By Zoe Hawkins

Born in 1897, Percy Vos discovered his passion for the ocean by swimming in the sea and playing in Auckland boatyards. He set off on a boatbuilding apprenticeship but like many young other young men at the time, this was interrupted by World War I. He was a diligent soldier and received medals for his bravery in service in France and Passchendaele.

He was a family man who had three daughters whom he influenced with his love of the sea - even building his youngest a small, lightweight dinghy and casting her out in the tide to learn how to row. He was known for his honesty and his generosity and he upheld a high moral code within his family.

Grandson Simon Ostick recalls his grandfather as always being impeccably dressed, even in the yard. 

“I don’t know how he did it – a three-piece suit, bowler hat. For years he used to have an old fob watch that he carried in his waistcoat pocket. I don’t know how many he lost and broke as they would fall onto the slipway or into the tide. He finally submitted to a wrist-watch like everyone else.”


“In the yard he just took his jacket off and rolled up his sleeves.”

 Percy was a prolific designer of boats, working from home at night to create drawings. He was considered an artist.

“He could rise above the dirt and dust and bring his art into the yard,” says Simon. “That doubled with being an absolute perfectionist. The finished article was as close to perfection as Percy could get it. He was also uncompromising with apprentices, tradesmen, suppliers, customers. It was always Percy’s way.” 

“The whole place was about more than just the boats. Percy for all his gruffness was a people person. He was loyal to a fault particularly with the guys. If anyone including customers, a contractor, surveyor or supplier questioned a boat builder he would defend them to his detriment. From that he built up a team of loyalty back. They worked bloody hard. That was part of the success of the yard. They could turn a lot of work out,” says Simon.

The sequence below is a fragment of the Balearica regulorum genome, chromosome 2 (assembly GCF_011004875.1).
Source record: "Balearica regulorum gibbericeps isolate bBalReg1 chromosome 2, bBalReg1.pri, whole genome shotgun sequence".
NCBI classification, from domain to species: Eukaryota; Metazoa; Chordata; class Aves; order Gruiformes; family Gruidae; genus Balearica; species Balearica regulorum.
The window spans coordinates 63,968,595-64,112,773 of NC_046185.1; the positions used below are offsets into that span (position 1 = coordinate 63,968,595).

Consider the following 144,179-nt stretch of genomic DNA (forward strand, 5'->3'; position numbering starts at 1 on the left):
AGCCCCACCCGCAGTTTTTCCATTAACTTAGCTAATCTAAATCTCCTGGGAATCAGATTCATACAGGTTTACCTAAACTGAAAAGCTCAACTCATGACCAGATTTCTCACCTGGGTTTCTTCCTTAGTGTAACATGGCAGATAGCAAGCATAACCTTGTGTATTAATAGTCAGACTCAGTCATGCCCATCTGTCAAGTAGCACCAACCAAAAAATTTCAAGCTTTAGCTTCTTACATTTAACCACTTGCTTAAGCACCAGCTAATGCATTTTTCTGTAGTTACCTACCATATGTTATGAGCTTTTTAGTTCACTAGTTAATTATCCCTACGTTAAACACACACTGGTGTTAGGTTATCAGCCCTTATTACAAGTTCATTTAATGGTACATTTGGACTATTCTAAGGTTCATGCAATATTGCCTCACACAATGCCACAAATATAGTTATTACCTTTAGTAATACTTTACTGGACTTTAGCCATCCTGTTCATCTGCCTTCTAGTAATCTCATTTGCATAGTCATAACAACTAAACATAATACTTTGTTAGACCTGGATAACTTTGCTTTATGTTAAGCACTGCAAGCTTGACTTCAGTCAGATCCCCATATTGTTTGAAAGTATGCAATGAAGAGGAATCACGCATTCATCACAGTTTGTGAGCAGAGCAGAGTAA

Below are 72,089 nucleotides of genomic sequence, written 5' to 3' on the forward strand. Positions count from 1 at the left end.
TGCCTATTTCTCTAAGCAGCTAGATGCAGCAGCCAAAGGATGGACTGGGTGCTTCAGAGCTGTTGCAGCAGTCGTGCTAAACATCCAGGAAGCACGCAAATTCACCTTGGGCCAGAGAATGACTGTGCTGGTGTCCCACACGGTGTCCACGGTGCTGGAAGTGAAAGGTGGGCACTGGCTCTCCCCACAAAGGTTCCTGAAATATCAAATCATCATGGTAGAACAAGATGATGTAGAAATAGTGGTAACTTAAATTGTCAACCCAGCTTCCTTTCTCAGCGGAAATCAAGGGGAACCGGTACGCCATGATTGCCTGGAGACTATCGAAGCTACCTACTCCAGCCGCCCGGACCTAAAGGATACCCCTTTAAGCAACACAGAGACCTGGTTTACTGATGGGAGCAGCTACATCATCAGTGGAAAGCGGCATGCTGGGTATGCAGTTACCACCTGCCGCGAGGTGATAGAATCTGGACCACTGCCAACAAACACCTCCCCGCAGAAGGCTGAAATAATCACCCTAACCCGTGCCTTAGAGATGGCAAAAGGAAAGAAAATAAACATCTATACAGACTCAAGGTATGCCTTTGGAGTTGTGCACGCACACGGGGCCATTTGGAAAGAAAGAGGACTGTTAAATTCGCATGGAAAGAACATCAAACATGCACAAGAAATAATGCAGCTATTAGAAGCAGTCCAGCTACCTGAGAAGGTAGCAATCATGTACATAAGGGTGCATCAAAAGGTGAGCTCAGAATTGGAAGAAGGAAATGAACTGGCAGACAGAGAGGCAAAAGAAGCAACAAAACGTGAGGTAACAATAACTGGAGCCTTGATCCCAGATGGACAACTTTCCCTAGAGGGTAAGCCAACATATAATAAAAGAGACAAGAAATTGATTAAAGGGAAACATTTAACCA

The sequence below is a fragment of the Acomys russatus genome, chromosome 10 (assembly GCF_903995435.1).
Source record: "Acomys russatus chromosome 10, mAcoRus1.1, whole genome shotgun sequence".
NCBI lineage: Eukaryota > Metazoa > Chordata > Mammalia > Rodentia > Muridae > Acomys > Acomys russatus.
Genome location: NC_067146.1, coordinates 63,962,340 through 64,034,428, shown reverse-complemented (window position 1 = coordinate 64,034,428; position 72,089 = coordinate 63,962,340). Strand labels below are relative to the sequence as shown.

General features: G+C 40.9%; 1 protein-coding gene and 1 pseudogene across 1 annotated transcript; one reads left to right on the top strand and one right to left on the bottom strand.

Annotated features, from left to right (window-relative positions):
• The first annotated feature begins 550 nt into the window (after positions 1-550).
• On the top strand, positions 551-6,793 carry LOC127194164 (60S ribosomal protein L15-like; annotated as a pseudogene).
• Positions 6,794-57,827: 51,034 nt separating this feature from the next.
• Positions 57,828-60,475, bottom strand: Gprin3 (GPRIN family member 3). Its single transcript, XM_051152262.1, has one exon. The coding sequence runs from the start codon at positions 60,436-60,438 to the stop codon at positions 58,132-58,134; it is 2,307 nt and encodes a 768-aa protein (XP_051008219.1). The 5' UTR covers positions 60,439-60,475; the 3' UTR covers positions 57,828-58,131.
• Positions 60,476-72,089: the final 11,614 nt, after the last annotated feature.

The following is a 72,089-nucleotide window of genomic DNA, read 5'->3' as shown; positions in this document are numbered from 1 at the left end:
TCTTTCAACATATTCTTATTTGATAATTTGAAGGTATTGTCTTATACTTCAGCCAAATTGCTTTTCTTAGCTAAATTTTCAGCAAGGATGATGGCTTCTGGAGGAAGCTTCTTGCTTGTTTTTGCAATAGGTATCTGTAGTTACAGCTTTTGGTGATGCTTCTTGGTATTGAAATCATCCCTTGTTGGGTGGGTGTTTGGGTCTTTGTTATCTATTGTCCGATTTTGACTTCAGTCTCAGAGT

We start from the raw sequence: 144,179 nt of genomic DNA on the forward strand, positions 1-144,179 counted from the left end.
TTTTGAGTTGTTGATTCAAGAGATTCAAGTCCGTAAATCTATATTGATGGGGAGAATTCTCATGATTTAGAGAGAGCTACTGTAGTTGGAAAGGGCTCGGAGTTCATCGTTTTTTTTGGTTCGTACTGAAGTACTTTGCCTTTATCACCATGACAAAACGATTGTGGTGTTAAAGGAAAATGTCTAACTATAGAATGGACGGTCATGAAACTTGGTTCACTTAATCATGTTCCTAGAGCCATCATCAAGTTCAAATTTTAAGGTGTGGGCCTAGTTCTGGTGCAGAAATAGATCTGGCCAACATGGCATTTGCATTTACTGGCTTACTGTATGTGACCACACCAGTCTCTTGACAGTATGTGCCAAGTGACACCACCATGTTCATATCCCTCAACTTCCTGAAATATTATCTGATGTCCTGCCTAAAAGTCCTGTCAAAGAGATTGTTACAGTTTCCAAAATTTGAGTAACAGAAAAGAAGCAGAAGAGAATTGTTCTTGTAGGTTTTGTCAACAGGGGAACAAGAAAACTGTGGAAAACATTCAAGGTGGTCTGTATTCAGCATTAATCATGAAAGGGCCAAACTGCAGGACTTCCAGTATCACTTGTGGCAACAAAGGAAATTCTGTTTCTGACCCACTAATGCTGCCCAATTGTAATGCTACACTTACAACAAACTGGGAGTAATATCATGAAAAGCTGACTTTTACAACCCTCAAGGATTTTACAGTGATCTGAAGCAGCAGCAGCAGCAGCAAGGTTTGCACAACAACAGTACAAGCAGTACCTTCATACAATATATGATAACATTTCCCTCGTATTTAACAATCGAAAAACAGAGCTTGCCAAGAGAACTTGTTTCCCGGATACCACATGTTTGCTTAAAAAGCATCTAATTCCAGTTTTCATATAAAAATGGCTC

Ironically, Percy never owned a boat of his own. He did own race horses, and he loved them, and he would borrow a motor launch from time to time. He raced on Mullet boats in his younger days too.

His workers respected him and liked him. Robert Brooke completed his apprenticeship with Percy from 1955-60. “Percy was good to me,” says Robert. “I had good innings there.” 

He fondly recalls Percy helping him select and cut the timber for a Frostbite he was building. “It turned out to be a fine boat.”

“He was very matter of fact. He’d stare at something, and you’d know instantly if it was right or wrong.”

These days John Street is one of yachting’s most respected figures. He has influenced the sport, and the industry.

 “Percy was a very conservative gent,” says John Street, who delivered chandlery items to boatyards as a young man in the post-war years. “He was a great believer in the next generation and passing on his knowledge. He was a very reserved sort of guy. He came across as a little frightening, quite gruff. But as I grew up I got to know him a better. He was a character.” 

But for eight years in the 1960s he saw Percy weekly but only had one conversation with him. It was the same every week. 

“P. Vos Ltd was the last call on Monday or Tuesday. It was the same rigmarole every call. Percy would come down the stairs from a little office above the main shop floor and see me and say: You know where the store is, fill up the shelves. Don’t overfill them or it’s going back to Fosters. Every week it was the same conversation” 

Helping young sailors

When nine-year-old Tony Skelton and his friends needed new rigs for their P-Class sailing dinghies in 1956, Percy Vos and his boatbuilding crew were asked to build them.

Percy believed in nurturing self-reliance so when he offered to set up the rig on the boys’ boats, he set one condition: the boys were to collect their mast and boom themselves from his yard several kilometres away and deliver it to their boats. This was no small task for a nine-year-old. Tony recalls Percy helping strap the new mast and boom to his bike, and sending him off. With the 4.2m mast onboard Tony rode along Beaumont Street, climbed College Hill, descended into Curran Street and his dinghy locker under the RIchmond Yacht Club.

“He was so proud that young guys were learning to sail, he was very friendly and supportive and a mentor to us, happy to help. He said you had to put some blood and sweat into it, and the more you got into it, the more he helped you,” says Tony

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